be long before they'd be sprouting up again all over the
country, and there'd be a tougher scrabble to keep 'em down
than ever there had been yet; and then you said if I and
—, and there that plaguy Kendil came in—I've no
patience with him now when I think of it—and broke it right
off.” “Ah, now I remember,” says the Gineral, “how 'twas.
Well,” says he, “Major Downing, it is a solemn fact, this
country is to see a blacker storm of nullification, before many
years comes about, than ever it has seen yet; the clouds are
beginning to gather now; I've seen 'em rolling over South
Carolina, and hanging about Georgia, and edging along into
old Virginny, and I see the storm's a gathering; it must
come; and if there isn't somebody at the helm that knows
how to steer pretty well, the old ship must go down. I an't


Page 241
afraid,” says he, “but what I can keep her up while I have
the command, but I'm getting to be old, and must give up
soon, and then what'll become of her I don't know. But what
I was going to say was this: I've been thinking if you and
Daniel, after I give up, would put your heads together, and
take charge of her till the storm has blown over, you might
save her. And I don't know who else can.”

“But how do you mean, Gineral?” says I. “Why, to speak
plain,” says he, “if nullification shows its head, Daniel must
talk and you must fight. There's nothing else will do the
job for it that I know of. Daniel must go into the Presidential
chair, and you must take command of the army, and then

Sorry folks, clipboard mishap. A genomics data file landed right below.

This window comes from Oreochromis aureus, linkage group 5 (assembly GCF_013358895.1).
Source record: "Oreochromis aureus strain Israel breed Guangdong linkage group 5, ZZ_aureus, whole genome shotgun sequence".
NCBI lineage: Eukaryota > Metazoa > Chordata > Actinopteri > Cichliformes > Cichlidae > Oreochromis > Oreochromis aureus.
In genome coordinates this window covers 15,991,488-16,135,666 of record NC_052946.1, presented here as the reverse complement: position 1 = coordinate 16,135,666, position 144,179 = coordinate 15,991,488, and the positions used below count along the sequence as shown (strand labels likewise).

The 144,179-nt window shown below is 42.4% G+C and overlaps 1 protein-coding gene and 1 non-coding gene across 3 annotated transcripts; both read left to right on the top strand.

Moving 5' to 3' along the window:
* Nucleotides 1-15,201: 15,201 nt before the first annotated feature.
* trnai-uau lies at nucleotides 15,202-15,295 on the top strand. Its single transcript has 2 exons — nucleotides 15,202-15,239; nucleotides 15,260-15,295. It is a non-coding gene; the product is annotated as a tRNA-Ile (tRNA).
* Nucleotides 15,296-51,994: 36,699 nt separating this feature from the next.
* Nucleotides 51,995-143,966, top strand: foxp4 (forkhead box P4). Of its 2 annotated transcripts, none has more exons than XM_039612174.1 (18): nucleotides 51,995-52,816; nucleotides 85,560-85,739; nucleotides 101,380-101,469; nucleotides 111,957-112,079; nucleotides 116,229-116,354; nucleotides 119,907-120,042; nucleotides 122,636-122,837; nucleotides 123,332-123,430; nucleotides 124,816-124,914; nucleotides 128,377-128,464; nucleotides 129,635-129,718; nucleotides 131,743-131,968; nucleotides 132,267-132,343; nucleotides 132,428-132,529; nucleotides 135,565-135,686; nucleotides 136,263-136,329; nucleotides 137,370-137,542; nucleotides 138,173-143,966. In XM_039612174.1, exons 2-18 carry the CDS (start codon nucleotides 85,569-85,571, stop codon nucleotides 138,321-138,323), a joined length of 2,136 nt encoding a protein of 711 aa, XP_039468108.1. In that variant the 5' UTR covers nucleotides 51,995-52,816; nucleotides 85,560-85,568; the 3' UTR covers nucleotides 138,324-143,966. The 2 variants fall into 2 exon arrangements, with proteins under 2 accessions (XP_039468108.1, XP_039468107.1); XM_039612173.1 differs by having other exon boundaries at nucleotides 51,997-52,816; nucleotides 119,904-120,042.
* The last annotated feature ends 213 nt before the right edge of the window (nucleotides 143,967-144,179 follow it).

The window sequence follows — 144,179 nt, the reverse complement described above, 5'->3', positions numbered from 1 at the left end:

things will go straight.” At this I was a little struck up;
and I looked him right in the eye, and says I, “Gineral, do
you mean that Daniel Webster ought to be President after
you give up?” “Certainly,” says he, “if you want to keep
the country out of the jaws of nullification.” “But,” says I,
“Gineral, Daniel is a Federalist, a Hartford Convention
Federalist; and I should like to know which is worst, the
jaws of nullification, or the jaws of Federalism?” “The
jaws of a fiddlestick!” said the President, starting up and
throwing his cigar out of the window as much as two rods;
“but how do you know, Major Downing, that Daniel is a
Federalist?” “Because,” says I, “I've heard him called
so Down East more than a hundred times.” “And that's jest
all you know about it,” says he. “Now, I tell you how 'tis,
Major Downing, Daniel is as thorough a Republican as you
be, or as I be, and has been ever since my proclamation came
out against nullification. As soon as that proclamation came
out, Daniel came right over on to the Republican ground, and
took it upon his shoulder, and carried it through thick and
thin, where no other man in the country could have carried
it.” Says I, “Gineral, is that a fact?” And says he, “Yes,


Page 242
you may depend upon it, 'tis every word truth.” “Well,”
says I, “that alters the case a little, and I'll write to Uncle
Joshua and the editor of the Portland Courier, and see what
they think of it; and if they think it's best to have Daniel for
President we'll have him in, and I'll take my turn afterward;
for, seeing the people are bent upon having me for President,
I won't decline; though if it is thought best that I should
wait a little while, I won't be particular about that. I'm
willing to do that which will be best for the country.”

So I remain your loving friend,